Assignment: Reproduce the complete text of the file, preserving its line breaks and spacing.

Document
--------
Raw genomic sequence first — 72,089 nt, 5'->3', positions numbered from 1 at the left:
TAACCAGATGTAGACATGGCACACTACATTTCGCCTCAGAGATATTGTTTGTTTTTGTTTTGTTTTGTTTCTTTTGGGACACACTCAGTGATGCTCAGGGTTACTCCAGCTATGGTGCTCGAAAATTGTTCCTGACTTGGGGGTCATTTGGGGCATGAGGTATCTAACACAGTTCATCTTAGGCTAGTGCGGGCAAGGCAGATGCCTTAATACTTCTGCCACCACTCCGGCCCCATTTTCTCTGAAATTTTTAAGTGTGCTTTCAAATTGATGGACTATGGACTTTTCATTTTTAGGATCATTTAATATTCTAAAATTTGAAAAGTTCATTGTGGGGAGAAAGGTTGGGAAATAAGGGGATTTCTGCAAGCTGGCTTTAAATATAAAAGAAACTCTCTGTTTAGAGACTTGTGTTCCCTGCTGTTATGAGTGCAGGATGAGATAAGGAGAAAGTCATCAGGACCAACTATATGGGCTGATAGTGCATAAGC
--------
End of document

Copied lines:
Raw genomic sequence first — 72,089 nt, 5'->3', positions numbered from 1 at the left:
TAACCAGATGTAGACATGGCACACTACATTTCGCCTCAGAGATATTGTTTGTTTTTGTTTTGTTTTGTTTCTTTTGGGACACACTCAGTGATGCTCAGGGTTACTCCAGCTATGGTGCTCGAAAATTGTTCCTGACTTGGGGGTCATTTGGGGCATGAGGTATCTAACACAGTTCATCTTAGGCTAGTGCGGGCAAGGCAGATGCCTTAATACTTCTGCCACCACTCCGGCCCCATTTTCTCTGAAATTTTTAAGTGTGCTTTCAAATTGATGGACTATGGACTTTTCATTTTTAGGATCATTTAATATTCTAAAATTTGAAAAGTTCATTGTGGGGAGAAAGGTTGGGAAATAAGGGGATTTCTGCAAGCTGGCTTTAAATATAAAAGAAACTCTCTGTTTAGAGACTTGTGTTCCCTGCTGTTATGAGTGCAGGATGAGATAAGGAGAAAGTCATCAGGACCAACTATATGGGCTGATAGTGCATAAGC